In the wake of the 2015-16 European migrant and refugee crisis, mental health has emerged as a critical issue—not only for the well-being of asylum seekers who may have experienced trauma, but for the outcomes of their protection claims and the integrity of the processing system itself.
The primary mental-health conditions affecting asylum seekers are PTSD, depression, and anxiety, while alcohol and drug addictions and somatoform disorders have also been reported.
Asylum seekers can experience trauma before, during, and after their journey to Europe. In addition to living through painful situations in their countries of origin, some face violence, detention, or even torture along the path to safety. When they arrive at their destinations, long periods spent waiting in overcrowded and often isolated reception facilities can add new stress to an already grueling experience, as can a lack of optimism about the future.
Asylum seekers reported experiencing trauma during multiple stages of the trip. At origin, the most commonly reported traumatic events by asylum seekers include combat situations, sexual assault, and having witnessed violence and death. During the journey, in debt and under the control of smugglers, many asylum seekers spend long periods in harsh conditions and may be subject to continuous threats, violence, and even torture. Persistent worries about the whereabouts and fates of their loved ones add further anguish.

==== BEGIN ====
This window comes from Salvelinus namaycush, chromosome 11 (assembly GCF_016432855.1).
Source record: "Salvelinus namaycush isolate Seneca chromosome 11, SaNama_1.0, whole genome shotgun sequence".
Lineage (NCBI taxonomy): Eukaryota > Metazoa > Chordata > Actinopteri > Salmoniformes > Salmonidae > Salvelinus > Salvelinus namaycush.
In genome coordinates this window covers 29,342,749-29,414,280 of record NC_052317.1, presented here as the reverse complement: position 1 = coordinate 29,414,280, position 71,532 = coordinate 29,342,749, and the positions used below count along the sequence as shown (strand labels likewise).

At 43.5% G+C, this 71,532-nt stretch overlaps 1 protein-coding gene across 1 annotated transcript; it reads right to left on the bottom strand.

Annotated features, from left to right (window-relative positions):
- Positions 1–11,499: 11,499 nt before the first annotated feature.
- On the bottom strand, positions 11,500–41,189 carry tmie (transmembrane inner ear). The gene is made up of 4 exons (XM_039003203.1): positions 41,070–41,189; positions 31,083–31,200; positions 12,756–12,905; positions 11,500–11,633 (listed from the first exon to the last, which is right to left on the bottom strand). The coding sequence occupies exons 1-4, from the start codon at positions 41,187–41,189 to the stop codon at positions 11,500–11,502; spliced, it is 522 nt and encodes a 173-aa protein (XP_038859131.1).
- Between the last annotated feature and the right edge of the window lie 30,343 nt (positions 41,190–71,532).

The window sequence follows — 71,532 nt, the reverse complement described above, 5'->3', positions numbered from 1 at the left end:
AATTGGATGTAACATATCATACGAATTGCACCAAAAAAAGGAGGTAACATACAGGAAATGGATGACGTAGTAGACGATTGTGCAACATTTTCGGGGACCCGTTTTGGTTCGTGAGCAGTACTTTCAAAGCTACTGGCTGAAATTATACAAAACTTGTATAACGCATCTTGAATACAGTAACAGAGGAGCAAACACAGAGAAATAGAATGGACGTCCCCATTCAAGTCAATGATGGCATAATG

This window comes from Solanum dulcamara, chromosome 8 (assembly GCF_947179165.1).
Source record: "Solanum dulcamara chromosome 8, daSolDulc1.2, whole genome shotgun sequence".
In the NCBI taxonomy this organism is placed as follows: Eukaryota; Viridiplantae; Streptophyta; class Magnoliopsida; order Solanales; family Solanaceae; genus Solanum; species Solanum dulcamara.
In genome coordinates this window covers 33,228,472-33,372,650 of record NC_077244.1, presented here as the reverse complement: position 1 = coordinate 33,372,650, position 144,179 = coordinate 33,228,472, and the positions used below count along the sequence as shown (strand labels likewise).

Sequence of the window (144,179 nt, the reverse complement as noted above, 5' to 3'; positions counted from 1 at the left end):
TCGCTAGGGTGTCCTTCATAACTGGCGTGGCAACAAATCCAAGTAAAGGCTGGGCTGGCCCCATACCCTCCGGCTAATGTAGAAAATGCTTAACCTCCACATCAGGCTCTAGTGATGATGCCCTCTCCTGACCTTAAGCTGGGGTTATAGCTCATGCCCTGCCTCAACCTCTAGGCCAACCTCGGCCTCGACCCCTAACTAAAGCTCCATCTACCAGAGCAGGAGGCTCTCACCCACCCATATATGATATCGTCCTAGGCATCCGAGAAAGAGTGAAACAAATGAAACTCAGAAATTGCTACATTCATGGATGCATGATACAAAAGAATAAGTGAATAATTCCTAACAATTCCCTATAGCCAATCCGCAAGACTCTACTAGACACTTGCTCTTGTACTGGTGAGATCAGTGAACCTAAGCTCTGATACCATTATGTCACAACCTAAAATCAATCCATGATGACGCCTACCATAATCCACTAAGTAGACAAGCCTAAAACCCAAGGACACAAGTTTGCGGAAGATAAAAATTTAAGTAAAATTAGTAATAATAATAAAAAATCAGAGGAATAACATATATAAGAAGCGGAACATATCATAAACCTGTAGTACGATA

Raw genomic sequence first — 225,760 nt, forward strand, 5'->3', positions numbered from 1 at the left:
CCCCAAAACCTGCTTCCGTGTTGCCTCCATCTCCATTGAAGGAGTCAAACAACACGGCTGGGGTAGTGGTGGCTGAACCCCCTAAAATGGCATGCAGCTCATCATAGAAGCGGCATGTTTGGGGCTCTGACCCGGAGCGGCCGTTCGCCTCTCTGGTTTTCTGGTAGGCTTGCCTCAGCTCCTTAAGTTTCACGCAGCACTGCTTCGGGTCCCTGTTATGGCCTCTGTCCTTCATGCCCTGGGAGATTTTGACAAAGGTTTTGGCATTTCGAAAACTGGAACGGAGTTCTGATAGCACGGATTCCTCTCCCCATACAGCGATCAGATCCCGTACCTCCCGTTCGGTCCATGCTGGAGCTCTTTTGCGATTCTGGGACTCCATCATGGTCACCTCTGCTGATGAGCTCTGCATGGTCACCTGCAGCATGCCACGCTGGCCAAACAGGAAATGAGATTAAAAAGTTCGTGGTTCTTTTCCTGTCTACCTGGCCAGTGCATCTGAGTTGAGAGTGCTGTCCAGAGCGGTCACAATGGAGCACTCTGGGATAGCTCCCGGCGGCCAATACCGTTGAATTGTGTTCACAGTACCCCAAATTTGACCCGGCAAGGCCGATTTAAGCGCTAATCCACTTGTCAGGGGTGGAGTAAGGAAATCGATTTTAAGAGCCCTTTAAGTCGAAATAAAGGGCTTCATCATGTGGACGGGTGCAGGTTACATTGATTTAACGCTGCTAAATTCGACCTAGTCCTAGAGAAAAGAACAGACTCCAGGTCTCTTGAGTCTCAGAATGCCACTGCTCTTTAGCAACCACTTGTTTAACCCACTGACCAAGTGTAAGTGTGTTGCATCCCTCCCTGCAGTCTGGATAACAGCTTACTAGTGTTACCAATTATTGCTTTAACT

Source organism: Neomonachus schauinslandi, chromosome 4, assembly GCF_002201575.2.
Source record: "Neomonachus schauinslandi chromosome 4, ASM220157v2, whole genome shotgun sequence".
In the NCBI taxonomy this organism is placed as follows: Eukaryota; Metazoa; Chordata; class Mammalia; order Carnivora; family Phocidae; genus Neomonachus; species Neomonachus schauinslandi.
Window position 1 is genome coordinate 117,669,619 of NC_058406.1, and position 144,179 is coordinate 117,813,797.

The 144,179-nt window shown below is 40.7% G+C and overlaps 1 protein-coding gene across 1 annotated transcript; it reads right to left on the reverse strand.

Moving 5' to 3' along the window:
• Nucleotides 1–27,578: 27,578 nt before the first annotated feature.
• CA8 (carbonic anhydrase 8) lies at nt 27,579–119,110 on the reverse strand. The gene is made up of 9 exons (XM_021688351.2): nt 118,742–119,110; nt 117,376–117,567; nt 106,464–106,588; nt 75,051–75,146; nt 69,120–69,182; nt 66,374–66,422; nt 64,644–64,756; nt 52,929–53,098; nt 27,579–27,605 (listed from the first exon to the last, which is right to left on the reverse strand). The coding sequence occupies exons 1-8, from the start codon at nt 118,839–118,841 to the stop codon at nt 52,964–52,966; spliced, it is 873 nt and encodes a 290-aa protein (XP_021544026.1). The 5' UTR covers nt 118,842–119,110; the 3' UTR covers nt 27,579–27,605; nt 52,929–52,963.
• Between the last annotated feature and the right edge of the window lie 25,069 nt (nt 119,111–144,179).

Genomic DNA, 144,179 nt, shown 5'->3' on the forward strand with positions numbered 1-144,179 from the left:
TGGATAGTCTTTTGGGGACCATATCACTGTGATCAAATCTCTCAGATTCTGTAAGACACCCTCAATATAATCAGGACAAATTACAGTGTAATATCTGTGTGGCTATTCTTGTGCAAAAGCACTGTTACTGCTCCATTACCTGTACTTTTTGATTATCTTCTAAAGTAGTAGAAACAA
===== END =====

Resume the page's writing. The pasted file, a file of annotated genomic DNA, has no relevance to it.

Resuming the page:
A study by psychologist Martina Heeren and her coauthors in Switzerland found that trauma-related mental-health disorders are also strongly influenced by resident status: Asylum seekers were more likely to suffer from PTSD compared to those whose protection claims were recognized earlier and had been granted permanent residency. Similarly, the rate of depression among those awaiting an asylum decision was nearly twice that of recognized refugees.
[Read full Migration Policy Institute article]